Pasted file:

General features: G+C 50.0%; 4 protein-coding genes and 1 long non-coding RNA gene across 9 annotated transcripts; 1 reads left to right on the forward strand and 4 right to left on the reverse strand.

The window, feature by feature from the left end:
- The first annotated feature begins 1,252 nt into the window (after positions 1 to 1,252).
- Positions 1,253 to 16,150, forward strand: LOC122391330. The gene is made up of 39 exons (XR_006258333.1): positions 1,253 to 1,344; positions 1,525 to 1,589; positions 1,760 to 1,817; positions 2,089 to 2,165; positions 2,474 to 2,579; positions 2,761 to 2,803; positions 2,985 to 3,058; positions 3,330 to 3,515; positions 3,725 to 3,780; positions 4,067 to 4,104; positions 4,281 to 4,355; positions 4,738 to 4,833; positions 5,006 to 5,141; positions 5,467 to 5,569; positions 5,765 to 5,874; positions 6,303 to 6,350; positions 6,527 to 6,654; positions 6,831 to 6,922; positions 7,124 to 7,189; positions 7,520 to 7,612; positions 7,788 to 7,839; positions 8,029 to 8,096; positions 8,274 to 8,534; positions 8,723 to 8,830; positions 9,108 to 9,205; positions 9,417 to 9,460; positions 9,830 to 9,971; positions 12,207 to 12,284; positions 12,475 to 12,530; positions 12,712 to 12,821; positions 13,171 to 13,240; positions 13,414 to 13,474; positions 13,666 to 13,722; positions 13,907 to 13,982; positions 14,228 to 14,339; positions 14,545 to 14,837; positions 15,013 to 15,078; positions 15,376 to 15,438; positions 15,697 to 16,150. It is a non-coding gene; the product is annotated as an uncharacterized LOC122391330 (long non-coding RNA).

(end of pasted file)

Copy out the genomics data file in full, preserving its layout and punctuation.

General features: G+C 50.0%; 4 protein-coding genes and 1 long non-coding RNA gene across 9 annotated transcripts; 1 reads left to right on the forward strand and 4 right to left on the reverse strand.

The window, feature by feature from the left end:
- The first annotated feature begins 1,252 nt into the window (after positions 1 to 1,252).
- Positions 1,253 to 16,150, forward strand: LOC122391330. The gene is made up of 39 exons (XR_006258333.1): positions 1,253 to 1,344; positions 1,525 to 1,589; positions 1,760 to 1,817; positions 2,089 to 2,165; positions 2,474 to 2,579; positions 2,761 to 2,803; positions 2,985 to 3,058; positions 3,330 to 3,515; positions 3,725 to 3,780; positions 4,067 to 4,104; positions 4,281 to 4,355; positions 4,738 to 4,833; positions 5,006 to 5,141; positions 5,467 to 5,569; positions 5,765 to 5,874; positions 6,303 to 6,350; positions 6,527 to 6,654; positions 6,831 to 6,922; positions 7,124 to 7,189; positions 7,520 to 7,612; positions 7,788 to 7,839; positions 8,029 to 8,096; positions 8,274 to 8,534; positions 8,723 to 8,830; positions 9,108 to 9,205; positions 9,417 to 9,460; positions 9,830 to 9,971; positions 12,207 to 12,284; positions 12,475 to 12,530; positions 12,712 to 12,821; positions 13,171 to 13,240; positions 13,414 to 13,474; positions 13,666 to 13,722; positions 13,907 to 13,982; positions 14,228 to 14,339; positions 14,545 to 14,837; positions 15,013 to 15,078; positions 15,376 to 15,438; positions 15,697 to 16,150. It is a non-coding gene; the product is annotated as an uncharacterized LOC122391330 (long non-coding RNA).